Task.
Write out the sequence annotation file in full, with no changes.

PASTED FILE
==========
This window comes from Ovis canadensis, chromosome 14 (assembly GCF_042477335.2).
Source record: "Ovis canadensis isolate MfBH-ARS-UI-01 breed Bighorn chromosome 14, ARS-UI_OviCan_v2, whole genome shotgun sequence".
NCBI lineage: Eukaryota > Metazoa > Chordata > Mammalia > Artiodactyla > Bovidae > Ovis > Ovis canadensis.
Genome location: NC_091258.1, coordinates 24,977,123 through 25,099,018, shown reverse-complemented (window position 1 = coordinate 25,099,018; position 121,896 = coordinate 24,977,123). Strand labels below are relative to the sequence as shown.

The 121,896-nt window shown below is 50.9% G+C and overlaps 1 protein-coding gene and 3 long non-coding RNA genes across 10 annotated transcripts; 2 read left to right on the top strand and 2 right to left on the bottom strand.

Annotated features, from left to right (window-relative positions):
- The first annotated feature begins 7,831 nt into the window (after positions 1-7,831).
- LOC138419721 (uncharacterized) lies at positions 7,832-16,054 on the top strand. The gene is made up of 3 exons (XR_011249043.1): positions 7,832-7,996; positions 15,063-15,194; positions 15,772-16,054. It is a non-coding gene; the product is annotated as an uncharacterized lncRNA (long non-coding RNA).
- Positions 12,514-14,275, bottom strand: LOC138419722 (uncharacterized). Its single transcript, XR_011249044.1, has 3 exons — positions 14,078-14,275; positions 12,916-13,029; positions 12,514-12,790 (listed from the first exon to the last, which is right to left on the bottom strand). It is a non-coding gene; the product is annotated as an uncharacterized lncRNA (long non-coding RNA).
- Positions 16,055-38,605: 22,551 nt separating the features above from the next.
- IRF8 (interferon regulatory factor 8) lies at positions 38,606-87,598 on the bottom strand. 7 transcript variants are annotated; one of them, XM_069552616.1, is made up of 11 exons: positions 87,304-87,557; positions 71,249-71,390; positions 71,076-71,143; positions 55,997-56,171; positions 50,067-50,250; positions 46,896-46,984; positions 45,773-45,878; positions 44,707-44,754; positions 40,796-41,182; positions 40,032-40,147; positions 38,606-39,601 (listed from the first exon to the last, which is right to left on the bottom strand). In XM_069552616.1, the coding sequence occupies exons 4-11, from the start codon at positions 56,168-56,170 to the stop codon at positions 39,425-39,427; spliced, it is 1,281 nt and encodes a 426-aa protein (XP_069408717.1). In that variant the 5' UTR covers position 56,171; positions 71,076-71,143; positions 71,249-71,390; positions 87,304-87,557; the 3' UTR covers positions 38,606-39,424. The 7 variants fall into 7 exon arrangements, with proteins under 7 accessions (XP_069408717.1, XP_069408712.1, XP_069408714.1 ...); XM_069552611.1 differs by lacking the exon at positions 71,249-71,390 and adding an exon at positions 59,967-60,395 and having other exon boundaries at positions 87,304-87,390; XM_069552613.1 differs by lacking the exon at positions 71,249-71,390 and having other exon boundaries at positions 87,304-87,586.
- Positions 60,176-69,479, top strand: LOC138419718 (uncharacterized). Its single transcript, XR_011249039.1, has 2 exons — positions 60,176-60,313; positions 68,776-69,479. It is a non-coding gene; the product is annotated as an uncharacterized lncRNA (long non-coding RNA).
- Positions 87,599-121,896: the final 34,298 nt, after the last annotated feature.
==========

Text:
This window comes from Ovis canadensis, chromosome 14 (assembly GCF_042477335.2).
Source record: "Ovis canadensis isolate MfBH-ARS-UI-01 breed Bighorn chromosome 14, ARS-UI_OviCan_v2, whole genome shotgun sequence".
NCBI lineage: Eukaryota > Metazoa > Chordata > Mammalia > Artiodactyla > Bovidae > Ovis > Ovis canadensis.
Genome location: NC_091258.1, coordinates 24,977,123 through 25,099,018, shown reverse-complemented (window position 1 = coordinate 25,099,018; position 121,896 = coordinate 24,977,123). Strand labels below are relative to the sequence as shown.

The 121,896-nt window shown below is 50.9% G+C and overlaps 1 protein-coding gene and 3 long non-coding RNA genes across 10 annotated transcripts; 2 read left to right on the top strand and 2 right to left on the bottom strand.

Annotated features, from left to right (window-relative positions):
- The first annotated feature begins 7,831 nt into the window (after positions 1-7,831).
- LOC138419721 (uncharacterized) lies at positions 7,832-16,054 on the top strand. The gene is made up of 3 exons (XR_011249043.1): positions 7,832-7,996; positions 15,063-15,194; positions 15,772-16,054. It is a non-coding gene; the product is annotated as an uncharacterized lncRNA (long non-coding RNA).
- Positions 12,514-14,275, bottom strand: LOC138419722 (uncharacterized). Its single transcript, XR_011249044.1, has 3 exons — positions 14,078-14,275; positions 12,916-13,029; positions 12,514-12,790 (listed from the first exon to the last, which is right to left on the bottom strand). It is a non-coding gene; the product is annotated as an uncharacterized lncRNA (long non-coding RNA).
- Positions 16,055-38,605: 22,551 nt separating the features above from the next.
- IRF8 (interferon regulatory factor 8) lies at positions 38,606-87,598 on the bottom strand. 7 transcript variants are annotated; one of them, XM_069552616.1, is made up of 11 exons: positions 87,304-87,557; positions 71,249-71,390; positions 71,076-71,143; positions 55,997-56,171; positions 50,067-50,250; positions 46,896-46,984; positions 45,773-45,878; positions 44,707-44,754; positions 40,796-41,182; positions 40,032-40,147; positions 38,606-39,601 (listed from the first exon to the last, which is right to left on the bottom strand). In XM_069552616.1, the coding sequence occupies exons 4-11, from the start codon at positions 56,168-56,170 to the stop codon at positions 39,425-39,427; spliced, it is 1,281 nt and encodes a 426-aa protein (XP_069408717.1). In that variant the 5' UTR covers position 56,171; positions 71,076-71,143; positions 71,249-71,390; positions 87,304-87,557; the 3' UTR covers positions 38,606-39,424. The 7 variants fall into 7 exon arrangements, with proteins under 7 accessions (XP_069408717.1, XP_069408712.1, XP_069408714.1 ...); XM_069552611.1 differs by lacking the exon at positions 71,249-71,390 and adding an exon at positions 59,967-60,395 and having other exon boundaries at positions 87,304-87,390; XM_069552613.1 differs by lacking the exon at positions 71,249-71,390 and having other exon boundaries at positions 87,304-87,586.
- Positions 60,176-69,479, top strand: LOC138419718 (uncharacterized). Its single transcript, XR_011249039.1, has 2 exons — positions 60,176-60,313; positions 68,776-69,479. It is a non-coding gene; the product is annotated as an uncharacterized lncRNA (long non-coding RNA).
- Positions 87,599-121,896: the final 34,298 nt, after the last annotated feature.